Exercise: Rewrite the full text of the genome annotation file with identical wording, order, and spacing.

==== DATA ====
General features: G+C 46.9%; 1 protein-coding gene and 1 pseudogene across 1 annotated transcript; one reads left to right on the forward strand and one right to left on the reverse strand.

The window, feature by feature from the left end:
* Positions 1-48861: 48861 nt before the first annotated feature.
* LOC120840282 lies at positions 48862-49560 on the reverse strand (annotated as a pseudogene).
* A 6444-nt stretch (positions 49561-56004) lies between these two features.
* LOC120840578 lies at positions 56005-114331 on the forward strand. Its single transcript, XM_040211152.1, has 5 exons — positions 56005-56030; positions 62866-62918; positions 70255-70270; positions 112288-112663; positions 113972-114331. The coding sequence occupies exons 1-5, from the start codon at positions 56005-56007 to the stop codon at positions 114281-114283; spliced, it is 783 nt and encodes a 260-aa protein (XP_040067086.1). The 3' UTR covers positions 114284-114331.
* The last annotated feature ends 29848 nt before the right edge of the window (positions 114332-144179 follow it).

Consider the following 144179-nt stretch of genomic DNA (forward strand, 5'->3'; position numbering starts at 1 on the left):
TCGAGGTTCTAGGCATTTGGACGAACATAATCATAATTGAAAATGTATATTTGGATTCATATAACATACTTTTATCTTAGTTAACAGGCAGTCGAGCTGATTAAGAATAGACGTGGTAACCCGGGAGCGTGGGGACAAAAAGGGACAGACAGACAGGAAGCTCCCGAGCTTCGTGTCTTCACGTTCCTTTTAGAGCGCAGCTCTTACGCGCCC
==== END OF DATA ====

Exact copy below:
General features: G+C 46.9%; 1 protein-coding gene and 1 pseudogene across 1 annotated transcript; one reads left to right on the forward strand and one right to left on the reverse strand.

The window, feature by feature from the left end:
* Positions 1-48861: 48861 nt before the first annotated feature.
* LOC120840282 lies at positions 48862-49560 on the reverse strand (annotated as a pseudogene).
* A 6444-nt stretch (positions 49561-56004) lies between these two features.
* LOC120840578 lies at positions 56005-114331 on the forward strand. Its single transcript, XM_040211152.1, has 5 exons — positions 56005-56030; positions 62866-62918; positions 70255-70270; positions 112288-112663; positions 113972-114331. The coding sequence occupies exons 1-5, from the start codon at positions 56005-56007 to the stop codon at positions 114281-114283; spliced, it is 783 nt and encodes a 260-aa protein (XP_040067086.1). The 3' UTR covers positions 114284-114331.
* The last annotated feature ends 29848 nt before the right edge of the window (positions 114332-144179 follow it).

Consider the following 144179-nt stretch of genomic DNA (forward strand, 5'->3'; position numbering starts at 1 on the left):
TCGAGGTTCTAGGCATTTGGACGAACATAATCATAATTGAAAATGTATATTTGGATTCATATAACATACTTTTATCTTAGTTAACAGGCAGTCGAGCTGATTAAGAATAGACGTGGTAACCCGGGAGCGTGGGGACAAAAAGGGACAGACAGACAGGAAGCTCCCGAGCTTCGTGTCTTCACGTTCCTTTTAGAGCGCAGCTCTTACGCGCCC